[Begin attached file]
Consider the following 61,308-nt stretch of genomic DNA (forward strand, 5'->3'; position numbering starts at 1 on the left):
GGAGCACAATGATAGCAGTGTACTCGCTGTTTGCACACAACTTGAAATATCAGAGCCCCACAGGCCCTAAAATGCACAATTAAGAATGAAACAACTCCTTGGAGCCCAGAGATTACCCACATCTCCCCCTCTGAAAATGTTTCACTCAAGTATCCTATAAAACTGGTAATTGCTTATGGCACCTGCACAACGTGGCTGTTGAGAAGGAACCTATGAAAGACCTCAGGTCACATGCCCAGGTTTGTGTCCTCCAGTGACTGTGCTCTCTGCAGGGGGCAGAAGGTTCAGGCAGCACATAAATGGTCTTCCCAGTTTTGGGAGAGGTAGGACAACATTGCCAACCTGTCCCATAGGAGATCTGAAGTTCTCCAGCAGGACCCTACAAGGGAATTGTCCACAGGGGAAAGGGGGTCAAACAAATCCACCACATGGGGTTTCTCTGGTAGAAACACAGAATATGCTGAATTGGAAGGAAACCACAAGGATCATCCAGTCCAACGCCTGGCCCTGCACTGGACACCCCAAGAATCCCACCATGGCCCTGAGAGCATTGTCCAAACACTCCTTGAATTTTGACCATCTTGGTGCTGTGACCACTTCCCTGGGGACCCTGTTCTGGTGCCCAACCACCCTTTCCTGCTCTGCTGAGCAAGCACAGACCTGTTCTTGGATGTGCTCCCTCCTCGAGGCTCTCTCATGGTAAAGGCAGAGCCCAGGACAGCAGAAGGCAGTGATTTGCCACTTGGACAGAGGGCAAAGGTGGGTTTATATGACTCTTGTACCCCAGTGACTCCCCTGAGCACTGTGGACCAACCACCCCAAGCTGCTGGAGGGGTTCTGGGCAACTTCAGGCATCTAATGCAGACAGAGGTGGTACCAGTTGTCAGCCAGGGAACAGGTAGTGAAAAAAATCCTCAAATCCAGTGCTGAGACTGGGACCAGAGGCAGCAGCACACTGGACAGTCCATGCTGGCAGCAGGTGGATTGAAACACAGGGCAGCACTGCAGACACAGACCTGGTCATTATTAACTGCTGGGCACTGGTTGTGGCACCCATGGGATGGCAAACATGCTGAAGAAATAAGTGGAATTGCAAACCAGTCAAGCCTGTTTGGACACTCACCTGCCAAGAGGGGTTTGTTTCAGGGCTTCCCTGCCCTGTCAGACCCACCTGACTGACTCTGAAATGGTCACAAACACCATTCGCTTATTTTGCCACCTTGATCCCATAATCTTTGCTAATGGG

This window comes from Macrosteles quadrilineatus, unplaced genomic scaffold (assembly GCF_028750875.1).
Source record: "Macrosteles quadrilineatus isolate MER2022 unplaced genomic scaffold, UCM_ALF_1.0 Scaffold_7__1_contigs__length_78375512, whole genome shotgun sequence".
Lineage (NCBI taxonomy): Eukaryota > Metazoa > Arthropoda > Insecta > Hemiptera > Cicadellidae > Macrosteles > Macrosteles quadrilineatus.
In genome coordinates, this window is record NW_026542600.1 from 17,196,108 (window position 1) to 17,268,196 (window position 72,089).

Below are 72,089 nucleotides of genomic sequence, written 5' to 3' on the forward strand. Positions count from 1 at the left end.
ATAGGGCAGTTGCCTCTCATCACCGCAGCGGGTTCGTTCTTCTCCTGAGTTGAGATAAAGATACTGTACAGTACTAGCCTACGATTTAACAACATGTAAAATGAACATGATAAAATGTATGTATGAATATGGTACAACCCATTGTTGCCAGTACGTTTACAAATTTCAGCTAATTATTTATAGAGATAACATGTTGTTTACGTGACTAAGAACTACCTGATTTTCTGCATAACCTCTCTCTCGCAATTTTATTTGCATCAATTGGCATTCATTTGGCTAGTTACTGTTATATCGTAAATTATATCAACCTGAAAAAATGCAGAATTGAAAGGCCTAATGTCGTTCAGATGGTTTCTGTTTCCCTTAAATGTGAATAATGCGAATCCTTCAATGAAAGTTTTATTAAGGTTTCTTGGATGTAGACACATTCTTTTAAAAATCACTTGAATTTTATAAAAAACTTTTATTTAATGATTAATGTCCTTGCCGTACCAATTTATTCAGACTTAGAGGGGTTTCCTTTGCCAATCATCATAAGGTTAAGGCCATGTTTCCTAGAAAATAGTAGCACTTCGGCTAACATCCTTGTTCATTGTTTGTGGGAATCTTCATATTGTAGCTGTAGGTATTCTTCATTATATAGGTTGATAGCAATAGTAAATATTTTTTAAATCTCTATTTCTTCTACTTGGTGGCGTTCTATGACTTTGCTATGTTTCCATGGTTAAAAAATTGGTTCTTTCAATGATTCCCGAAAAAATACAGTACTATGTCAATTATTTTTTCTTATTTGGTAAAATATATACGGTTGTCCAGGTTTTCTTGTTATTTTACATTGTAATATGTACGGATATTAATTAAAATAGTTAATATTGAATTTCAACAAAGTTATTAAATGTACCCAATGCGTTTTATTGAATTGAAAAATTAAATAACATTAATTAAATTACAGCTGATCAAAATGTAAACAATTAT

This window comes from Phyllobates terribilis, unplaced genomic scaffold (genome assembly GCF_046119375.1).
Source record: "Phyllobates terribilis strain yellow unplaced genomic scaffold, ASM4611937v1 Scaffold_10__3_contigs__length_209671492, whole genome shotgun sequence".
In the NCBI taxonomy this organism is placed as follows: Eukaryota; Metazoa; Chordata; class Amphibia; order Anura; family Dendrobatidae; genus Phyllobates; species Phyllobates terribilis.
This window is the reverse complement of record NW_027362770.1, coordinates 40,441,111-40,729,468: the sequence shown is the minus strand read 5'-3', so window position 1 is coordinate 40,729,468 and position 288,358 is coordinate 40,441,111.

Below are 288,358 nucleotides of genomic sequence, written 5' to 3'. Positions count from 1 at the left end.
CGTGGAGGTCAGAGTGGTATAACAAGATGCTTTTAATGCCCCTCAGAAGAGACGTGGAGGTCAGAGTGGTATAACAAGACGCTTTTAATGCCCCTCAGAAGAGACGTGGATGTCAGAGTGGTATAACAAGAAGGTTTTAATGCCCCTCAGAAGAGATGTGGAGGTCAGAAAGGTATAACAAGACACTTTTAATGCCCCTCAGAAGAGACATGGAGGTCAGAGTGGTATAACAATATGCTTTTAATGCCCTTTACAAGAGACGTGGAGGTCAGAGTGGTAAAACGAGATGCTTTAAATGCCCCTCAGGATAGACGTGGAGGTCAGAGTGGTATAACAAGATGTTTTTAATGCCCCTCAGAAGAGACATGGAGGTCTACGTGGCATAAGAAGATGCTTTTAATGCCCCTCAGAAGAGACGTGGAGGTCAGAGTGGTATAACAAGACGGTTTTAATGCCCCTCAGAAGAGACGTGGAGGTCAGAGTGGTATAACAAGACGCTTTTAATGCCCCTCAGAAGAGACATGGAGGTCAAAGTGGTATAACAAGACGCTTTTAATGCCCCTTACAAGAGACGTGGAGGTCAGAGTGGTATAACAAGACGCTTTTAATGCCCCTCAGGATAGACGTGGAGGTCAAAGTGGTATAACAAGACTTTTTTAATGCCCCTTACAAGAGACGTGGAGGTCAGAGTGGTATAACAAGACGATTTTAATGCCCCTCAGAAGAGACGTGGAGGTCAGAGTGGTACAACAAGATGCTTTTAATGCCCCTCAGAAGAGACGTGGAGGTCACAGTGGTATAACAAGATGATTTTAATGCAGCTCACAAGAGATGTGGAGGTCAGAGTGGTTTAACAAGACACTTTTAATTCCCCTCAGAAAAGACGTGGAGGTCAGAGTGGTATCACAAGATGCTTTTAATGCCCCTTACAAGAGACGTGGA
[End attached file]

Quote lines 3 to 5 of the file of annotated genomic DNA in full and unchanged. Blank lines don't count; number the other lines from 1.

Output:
This window comes from Macrosteles quadrilineatus, unplaced genomic scaffold (assembly GCF_028750875.1).
Source record: "Macrosteles quadrilineatus isolate MER2022 unplaced genomic scaffold, UCM_ALF_1.0 Scaffold_7__1_contigs__length_78375512, whole genome shotgun sequence".
Lineage (NCBI taxonomy): Eukaryota > Metazoa > Arthropoda > Insecta > Hemiptera > Cicadellidae > Macrosteles > Macrosteles quadrilineatus.